In his role, Chirazi helps create new jobs, generate additional revenue through new economic activity, and improve environmental quality.

As a UC San Diego Extension instructor, Chirazi shares an upcoming 10-session course – “Clean Energy/Clean Tech” – with fellow instructors Robert Gilleskie and Frederick C. Speece, from Oct. 9 through Dec. 11.

A graduate of San Diego State University, Chirazi earned a master’s in international environmental policy from UC San Diego’s Graduate School of International Relations & Pacific Studies.

Q: What’s the most fulfilling aspect of your every-day job with Cleantech?

A: It’s really about having a positive impact on my community. A lot of the projects I do are about improving overall quality of life and providing new, innovational tools that people can use, whether it’s in energy or transportation.

Q: What’s the most rewarding part of being an Extension instructor?

A: I always tell my students that I’m here to share my passion and my knowledge. But I’m also constantly learning from them, as well.

Q: After the course is over, do you sense your students have changed the way they view the concept of clean energy?

A: I think so, yes. In fact, many of my former students come back and tell me that they’ve changed their career path, or that they now have a different outlook on their life. They’re excited about getting involved in making more sustainable choices as part of their long-term goals.

Q: What are the basic tenets of clean tech?

A: Way back when, we used to call it “Sustainable Development.” In my heart, I’m an environmentalist, so I’m always looking for ways to improve how humans live on this planet. Finding a way in which we could balance human growth along with a greater stewardship of the earth – it’s really about trying to find a balance between economic development and our environmental policies.

Q: What should we be doing more clean-tech lives?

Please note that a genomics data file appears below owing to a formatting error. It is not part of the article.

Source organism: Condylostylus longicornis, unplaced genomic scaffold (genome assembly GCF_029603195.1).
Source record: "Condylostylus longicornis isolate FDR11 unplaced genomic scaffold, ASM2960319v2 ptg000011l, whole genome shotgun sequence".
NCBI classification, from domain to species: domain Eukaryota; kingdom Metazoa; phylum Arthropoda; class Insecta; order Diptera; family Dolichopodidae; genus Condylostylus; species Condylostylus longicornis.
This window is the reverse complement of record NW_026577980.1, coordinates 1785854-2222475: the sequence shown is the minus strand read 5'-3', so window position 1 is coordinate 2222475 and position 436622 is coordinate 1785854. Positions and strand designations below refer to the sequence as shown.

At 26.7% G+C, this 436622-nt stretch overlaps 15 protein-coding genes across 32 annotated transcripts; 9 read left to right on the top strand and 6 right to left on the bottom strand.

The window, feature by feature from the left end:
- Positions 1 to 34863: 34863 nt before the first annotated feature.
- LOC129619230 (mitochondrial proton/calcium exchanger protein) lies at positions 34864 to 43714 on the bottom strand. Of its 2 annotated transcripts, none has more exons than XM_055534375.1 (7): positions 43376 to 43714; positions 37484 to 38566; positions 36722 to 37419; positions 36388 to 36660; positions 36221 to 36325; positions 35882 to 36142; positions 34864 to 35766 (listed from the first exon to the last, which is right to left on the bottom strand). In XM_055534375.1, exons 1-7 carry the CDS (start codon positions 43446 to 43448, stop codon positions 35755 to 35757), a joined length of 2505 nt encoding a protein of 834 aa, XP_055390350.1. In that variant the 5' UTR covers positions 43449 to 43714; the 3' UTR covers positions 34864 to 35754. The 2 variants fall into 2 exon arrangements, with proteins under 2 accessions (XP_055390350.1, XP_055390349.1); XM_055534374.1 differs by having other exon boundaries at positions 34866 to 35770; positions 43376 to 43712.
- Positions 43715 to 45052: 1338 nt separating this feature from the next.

A: For all of us, it starts within your own sphere of influence. Such as, you and your family having a greater sense of conscience, in terms of gratitude for the limited and diminishing natural resources we have. Every day, we make decisions about all kinds of things – whether it’s about the car we drive or the food choices we make. And it’s about asking ourselves: Can I save time, energy and resources by doing something else? I really want us to be thinking about how we can do more with less.

Q: What kind of car do you drive?

A: I drive a very old Honda, which is not the most energy-efficient car. But I do try to use mass transit as much as possible. I usually take the bus, but from time to time, I have to use my car. However, I’m also a member of the car-share service, which is a program that I manage.

Q: What’s the future of battery-powered cars?

A: I think the future is going to come from innovators like [Tesla founder] Elon Musk, who is really changing the world of energy. In a very short time, he’s shown the world that the era of the battery is changing very fast through innovation, research and commercialization. Very soon, we’ll have battery-powered cars that can travel a range of 200 to 300 miles between re-charge stations.

Q: What makes San Diego such a prime locale for clean tech?